Washington, D.C. - In an effort to better protect customers, increase transparency for investors, and ensure public companies are prioritizing cybersecurity and data privacy, U.S. Senator Susan Collins (R-ME) joined Senators Jack Reed (D-RI), Mark Warner (D-VA), John Kennedy (R-LA), and Doug Jones (D-AL) in introducing the Cybersecurity Disclosure Act of 2019. Senator Collins is a member of the Senate Intelligence Committee.
The Cybersecurity Disclosure Act of 2019 would require publicly traded companies to include in their Securities and Exchange Commission (SEC) disclosures to investors information on whether any member of the company’s Board of Directors is a cybersecurity expert, and if not, why having this expertise on the Board of Directors is not necessary because of other cybersecurity steps taken by the company. The legislation does not require companies to take any actions other than to provide this disclosure.
“As cyberattacks become increasingly common, Congress must take action to better protect Americans from hackers attempting to steal sensitive data and personal information,” said Senator Collins. “This bipartisan bill strengthens our nation’s cybersecurity by requiring companies to disclose to the public the basic steps they are taking to prevent cyberattacks.”
Cyberattacks on companies and businesses continue to increase in their sophistication, exposing customers and data to risk. According to the Identity Theft Resource Center, the number of records containing personally identifiable information exposed by data breaches in the business industry grew from 181,630,520 in 2017 to 415,233,143 in 2018, and in the medical and health care industry from 5,302,846 in 2017 to 9,927,798 last year. Across all industries, the number of records containing personally identifiable information exposed by data breaches rose 126 percent, from 197,612,748 in 2017 to 446,515,334 in 2018.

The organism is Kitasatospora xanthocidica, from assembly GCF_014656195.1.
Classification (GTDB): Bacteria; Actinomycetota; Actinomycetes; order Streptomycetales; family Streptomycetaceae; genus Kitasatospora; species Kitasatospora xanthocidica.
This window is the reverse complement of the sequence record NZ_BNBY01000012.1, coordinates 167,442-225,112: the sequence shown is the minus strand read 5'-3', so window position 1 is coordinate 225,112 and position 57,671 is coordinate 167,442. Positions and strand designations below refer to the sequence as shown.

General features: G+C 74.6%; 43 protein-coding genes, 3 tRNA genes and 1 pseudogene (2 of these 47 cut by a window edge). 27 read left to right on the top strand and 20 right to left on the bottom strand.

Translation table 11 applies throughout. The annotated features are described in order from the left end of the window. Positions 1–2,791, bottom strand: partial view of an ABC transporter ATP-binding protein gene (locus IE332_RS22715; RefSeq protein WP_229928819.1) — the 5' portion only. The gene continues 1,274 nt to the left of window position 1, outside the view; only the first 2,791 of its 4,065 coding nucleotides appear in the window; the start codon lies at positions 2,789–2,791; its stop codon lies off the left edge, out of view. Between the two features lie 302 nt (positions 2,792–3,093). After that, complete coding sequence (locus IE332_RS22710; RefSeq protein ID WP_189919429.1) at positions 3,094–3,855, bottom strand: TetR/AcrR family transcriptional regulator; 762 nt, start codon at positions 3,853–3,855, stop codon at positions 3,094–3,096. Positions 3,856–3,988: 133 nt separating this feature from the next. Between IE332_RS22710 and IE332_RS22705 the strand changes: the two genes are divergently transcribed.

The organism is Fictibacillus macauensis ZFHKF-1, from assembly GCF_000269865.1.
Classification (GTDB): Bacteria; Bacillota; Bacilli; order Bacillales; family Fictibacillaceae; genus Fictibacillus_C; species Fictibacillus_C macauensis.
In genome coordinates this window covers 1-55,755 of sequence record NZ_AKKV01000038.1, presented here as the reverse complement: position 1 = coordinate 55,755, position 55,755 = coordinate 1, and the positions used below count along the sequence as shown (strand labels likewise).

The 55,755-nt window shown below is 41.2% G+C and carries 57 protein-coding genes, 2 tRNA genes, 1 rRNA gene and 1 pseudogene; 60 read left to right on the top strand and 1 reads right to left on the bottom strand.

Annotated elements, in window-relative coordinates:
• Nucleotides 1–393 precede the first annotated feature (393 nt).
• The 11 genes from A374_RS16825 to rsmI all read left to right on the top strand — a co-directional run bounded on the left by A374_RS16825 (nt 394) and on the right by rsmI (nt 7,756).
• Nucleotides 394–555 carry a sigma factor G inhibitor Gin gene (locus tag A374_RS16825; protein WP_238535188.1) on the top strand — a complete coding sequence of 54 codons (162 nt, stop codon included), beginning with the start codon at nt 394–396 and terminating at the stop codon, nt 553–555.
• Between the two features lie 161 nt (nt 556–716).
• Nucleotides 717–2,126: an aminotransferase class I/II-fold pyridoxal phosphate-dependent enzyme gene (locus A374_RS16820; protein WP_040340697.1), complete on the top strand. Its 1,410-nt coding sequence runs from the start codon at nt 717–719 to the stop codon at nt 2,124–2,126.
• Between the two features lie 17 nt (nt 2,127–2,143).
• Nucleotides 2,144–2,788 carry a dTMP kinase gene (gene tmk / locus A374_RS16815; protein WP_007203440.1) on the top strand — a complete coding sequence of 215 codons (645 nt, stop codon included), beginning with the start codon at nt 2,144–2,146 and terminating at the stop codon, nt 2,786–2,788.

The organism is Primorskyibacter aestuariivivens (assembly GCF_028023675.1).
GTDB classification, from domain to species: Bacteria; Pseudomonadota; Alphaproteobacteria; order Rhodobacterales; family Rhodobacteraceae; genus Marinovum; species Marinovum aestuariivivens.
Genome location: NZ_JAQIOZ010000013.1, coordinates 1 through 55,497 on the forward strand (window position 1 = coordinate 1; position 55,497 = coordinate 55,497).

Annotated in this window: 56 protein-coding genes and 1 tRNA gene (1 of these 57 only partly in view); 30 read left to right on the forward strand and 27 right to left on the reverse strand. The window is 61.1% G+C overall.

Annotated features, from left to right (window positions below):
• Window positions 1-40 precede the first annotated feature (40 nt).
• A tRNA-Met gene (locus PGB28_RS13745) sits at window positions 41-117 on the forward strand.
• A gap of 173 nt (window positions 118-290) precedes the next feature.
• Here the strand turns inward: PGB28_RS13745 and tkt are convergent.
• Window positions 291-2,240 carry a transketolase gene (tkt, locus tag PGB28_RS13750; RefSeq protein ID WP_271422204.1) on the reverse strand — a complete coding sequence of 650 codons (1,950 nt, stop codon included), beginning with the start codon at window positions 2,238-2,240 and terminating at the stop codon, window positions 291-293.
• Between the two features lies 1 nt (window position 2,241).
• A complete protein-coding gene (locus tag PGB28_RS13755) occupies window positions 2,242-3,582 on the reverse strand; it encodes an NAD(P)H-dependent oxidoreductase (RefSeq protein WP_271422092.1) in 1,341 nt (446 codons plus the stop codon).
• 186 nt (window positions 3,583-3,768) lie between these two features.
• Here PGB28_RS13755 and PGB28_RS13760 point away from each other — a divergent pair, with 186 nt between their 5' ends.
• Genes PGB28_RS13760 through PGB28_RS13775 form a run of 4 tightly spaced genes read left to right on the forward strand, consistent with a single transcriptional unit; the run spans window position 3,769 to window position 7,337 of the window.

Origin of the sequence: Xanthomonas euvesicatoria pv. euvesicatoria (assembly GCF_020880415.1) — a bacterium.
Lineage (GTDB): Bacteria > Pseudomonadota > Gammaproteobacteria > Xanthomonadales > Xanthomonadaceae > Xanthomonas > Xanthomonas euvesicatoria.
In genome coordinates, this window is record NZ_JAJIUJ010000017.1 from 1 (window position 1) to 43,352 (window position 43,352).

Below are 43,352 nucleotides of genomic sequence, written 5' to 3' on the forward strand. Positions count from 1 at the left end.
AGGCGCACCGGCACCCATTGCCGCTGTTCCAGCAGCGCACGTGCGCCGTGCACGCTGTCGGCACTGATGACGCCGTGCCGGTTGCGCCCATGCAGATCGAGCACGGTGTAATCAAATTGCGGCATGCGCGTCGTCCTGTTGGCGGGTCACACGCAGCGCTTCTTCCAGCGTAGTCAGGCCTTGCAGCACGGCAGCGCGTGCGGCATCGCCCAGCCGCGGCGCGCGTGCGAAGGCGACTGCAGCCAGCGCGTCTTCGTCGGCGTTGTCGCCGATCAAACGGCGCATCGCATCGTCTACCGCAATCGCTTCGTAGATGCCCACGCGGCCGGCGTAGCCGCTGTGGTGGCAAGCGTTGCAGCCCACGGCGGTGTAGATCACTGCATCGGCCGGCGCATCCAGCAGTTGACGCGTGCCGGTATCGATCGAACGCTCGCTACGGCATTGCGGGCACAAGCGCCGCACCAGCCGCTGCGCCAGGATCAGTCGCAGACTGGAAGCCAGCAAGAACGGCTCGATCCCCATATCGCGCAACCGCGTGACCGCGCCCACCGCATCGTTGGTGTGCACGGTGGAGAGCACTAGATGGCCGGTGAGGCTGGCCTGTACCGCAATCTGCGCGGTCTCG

Deloitte’s 11th Global risk management survey of financial institutions found that “sixty-seven percent of respondents named cybersecurity as one of the three risks that would increase the most in importance for their business over the next two years, far more than for any other risk. Yet, only about one-half of the respondents felt their institutions were extremely or very effective in managing this risk.” And according to the 2018-2019 National Association of Corporate Directors Public Company Governance Survey, only 52 percent of directors “are confident that they sufficiently understand cyber risks to provide effective cyber-risk oversight,” and 58 percent “believe their boards collectively know enough about cyber risk to provide effective oversight.”
The bipartisan Cybersecurity Disclosure Act of 2019 is supported by consumer advocates, investors, and securities law experts, including the North American Securities Administrators Association; the Council of Institutional Investors; the National Association of State Treasurers; the California Public Employees’ Retirement System; the Bipartisan Policy Center; Massachusetts Institute of Technology Professor Simon Johnson; Harvard Law Professor John Coates; Columbia Law Professor Jack Coffee; K&L Gates LLP; and the Consumer Federation of America.